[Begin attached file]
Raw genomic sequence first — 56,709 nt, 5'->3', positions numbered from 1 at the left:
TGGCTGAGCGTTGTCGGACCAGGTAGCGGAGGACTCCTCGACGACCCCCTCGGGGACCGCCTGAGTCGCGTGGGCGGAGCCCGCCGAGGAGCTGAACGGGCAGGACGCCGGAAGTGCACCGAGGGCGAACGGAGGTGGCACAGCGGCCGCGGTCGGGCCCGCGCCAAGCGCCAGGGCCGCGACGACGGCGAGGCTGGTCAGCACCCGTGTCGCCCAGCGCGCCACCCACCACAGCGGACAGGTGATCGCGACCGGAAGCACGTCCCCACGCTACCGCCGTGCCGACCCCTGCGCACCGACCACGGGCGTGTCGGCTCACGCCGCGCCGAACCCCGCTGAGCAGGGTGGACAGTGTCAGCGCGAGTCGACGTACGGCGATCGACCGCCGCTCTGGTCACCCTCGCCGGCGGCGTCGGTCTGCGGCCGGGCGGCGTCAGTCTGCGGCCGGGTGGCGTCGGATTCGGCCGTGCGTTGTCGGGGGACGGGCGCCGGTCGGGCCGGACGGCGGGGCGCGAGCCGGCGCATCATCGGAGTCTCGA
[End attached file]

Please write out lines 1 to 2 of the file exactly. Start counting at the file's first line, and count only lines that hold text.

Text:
Raw genomic sequence first — 56,709 nt, 5'->3', positions numbered from 1 at the left:
TGGCTGAGCGTTGTCGGACCAGGTAGCGGAGGACTCCTCGACGACCCCCTCGGGGACCGCCTGAGTCGCGTGGGCGGAGCCCGCCGAGGAGCTGAACGGGCAGGACGCCGGAAGTGCACCGAGGGCGAACGGAGGTGGCACAGCGGCCGCGGTCGGGCCCGCGCCAAGCGCCAGGGCCGCGACGACGGCGAGGCTGGTCAGCACCCGTGTCGCCCAGCGCGCCACCCACCACAGCGGACAGGTGATCGCGACCGGAAGCACGTCCCCACGCTACCGCCGTGCCGACCCCTGCGCACCGACCACGGGCGTGTCGGCTCACGCCGCGCCGAACCCCGCTGAGCAGGGTGGACAGTGTCAGCGCGAGTCGACGTACGGCGATCGACCGCCGCTCTGGTCACCCTCGCCGGCGGCGTCGGTCTGCGGCCGGGCGGCGTCAGTCTGCGGCCGGGTGGCGTCGGATTCGGCCGTGCGTTGTCGGGGGACGGGCGCCGGTCGGGCCGGACGGCGGGGCGCGAGCCGGCGCATCATCGGAGTCTCGA